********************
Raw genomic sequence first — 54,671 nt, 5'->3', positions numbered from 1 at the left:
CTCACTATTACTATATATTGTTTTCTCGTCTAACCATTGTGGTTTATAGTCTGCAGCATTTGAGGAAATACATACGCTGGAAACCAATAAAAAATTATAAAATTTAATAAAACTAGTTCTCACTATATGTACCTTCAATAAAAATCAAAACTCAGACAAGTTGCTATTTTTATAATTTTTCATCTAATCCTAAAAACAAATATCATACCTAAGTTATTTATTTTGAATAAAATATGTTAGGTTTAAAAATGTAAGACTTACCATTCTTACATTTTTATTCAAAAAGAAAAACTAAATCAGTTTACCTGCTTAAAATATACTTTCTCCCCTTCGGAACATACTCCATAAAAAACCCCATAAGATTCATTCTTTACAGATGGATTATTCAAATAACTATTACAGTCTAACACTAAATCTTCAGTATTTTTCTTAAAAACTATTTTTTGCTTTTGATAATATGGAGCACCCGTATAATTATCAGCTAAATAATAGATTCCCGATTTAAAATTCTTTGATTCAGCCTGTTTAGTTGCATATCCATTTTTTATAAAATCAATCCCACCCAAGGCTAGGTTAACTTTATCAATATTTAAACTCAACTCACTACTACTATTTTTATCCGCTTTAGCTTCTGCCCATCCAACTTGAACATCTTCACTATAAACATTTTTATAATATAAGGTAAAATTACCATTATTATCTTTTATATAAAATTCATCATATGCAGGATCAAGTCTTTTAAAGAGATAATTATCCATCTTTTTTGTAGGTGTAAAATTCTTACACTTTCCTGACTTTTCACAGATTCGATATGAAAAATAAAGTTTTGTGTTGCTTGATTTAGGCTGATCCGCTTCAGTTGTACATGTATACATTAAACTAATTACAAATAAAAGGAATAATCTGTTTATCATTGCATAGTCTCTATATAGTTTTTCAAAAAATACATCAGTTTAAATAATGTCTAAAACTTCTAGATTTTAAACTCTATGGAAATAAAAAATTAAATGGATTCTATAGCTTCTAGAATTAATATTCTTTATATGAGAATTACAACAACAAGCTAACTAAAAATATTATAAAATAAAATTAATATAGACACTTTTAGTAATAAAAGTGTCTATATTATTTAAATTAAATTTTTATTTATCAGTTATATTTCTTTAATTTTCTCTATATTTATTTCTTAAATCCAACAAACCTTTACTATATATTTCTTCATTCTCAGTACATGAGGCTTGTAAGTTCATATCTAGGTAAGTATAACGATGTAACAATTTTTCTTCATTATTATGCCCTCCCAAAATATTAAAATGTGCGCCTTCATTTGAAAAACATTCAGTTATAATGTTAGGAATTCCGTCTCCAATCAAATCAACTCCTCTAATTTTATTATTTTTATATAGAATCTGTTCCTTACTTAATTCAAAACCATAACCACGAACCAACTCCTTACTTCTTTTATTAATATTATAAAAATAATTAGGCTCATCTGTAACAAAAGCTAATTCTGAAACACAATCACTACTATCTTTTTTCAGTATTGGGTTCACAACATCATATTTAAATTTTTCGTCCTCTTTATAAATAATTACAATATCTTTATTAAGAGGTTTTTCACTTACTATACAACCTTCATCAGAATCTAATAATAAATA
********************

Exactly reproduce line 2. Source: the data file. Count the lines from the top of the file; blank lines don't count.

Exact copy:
CTCACTATTACTATATATTGTTTTCTCGTCTAACCATTGTGGTTTATAGTCTGCAGCATTTGAGGAAATACATACGCTGGAAACCAATAAAAAATTATAAAATTTAATAAAACTAGTTCTCACTATATGTACCTTCAATAAAAATCAAAACTCAGACAAGTTGCTATTTTTATAATTTTTCATCTAATCCTAAAAACAAATATCATACCTAAGTTATTTATTTTGAATAAAATATGTTAGGTTTAAAAATGTAAGACTTACCATTCTTACATTTTTATTCAAAAAGAAAAACTAAATCAGTTTACCTGCTTAAAATATACTTTCTCCCCTTCGGAACATACTCCATAAAAAACCCCATAAGATTCATTCTTTACAGATGGATTATTCAAATAACTATTACAGTCTAACACTAAATCTTCAGTATTTTTCTTAAAAACTATTTTTTGCTTTTGATAATATGGAGCACCCGTATAATTATCAGCTAAATAATAGATTCCCGATTTAAAATTCTTTGATTCAGCCTGTTTAGTTGCATATCCATTTTTTATAAAATCAATCCCACCCAAGGCTAGGTTAACTTTATCAATATTTAAACTCAACTCACTACTACTATTTTTATCCGCTTTAGCTTCTGCCCATCCAACTTGAACATCTTCACTATAAACATTTTTATAATATAAGGTAAAATTACCATTATTATCTTTTATATAAAATTCATCATATGCAGGATCAAGTCTTTTAAAGAGATAATTATCCATCTTTTTTGTAGGTGTAAAATTCTTACACTTTCCTGACTTTTCACAGATTCGATATGAAAAATAAAGTTTTGTGTTGCTTGATTTAGGCTGATCCGCTTCAGTTGTACATGTATACATTAAACTAATTACAAATAAAAGGAATAATCTGTTTATCATTGCATAGTCTCTATATAGTTTTTCAAAAAATACATCAGTTTAAATAATGTCTAAAACTTCTAGATTTTAAACTCTATGGAAATAAAAAATTAAATGGATTCTATAGCTTCTAGAATTAATATTCTTTATATGAGAATTACAACAACAAGCTAACTAAAAATATTATAAAATAAAATTAATATAGACACTTTTAGTAATAAAAGTGTCTATATTATTTAAATTAAATTTTTATTTATCAGTTATATTTCTTTAATTTTCTCTATATTTATTTCTTAAATCCAACAAACCTTTACTATATATTTCTTCATTCTCAGTACATGAGGCTTGTAAGTTCATATCTAGGTAAGTATAACGATGTAACAATTTTTCTTCATTATTATGCCCTCCCAAAATATTAAAATGTGCGCCTTCATTTGAAAAACATTCAGTTATAATGTTAGGAATTCCGTCTCCAATCAAATCAACTCCTCTAATTTTATTATTTTTATATAGAATCTGTTCCTTACTTAATTCAAAACCATAACCACGAACCAACTCCTTACTTCTTTTATTAATATTATAAAAATAATTAGGCTCATCTGTAACAAAAGCTAATTCTGAAACACAATCACTACTATCTTTTTTCAGTATTGGGTTCACAACATCATATTTAAATTTTTCGTCCTCTTTATAAATAATTACAATATCTTTATTAAGAGGTTTTTCACTTACTATACAACCTTCATCAGAATCTAATAATAAATA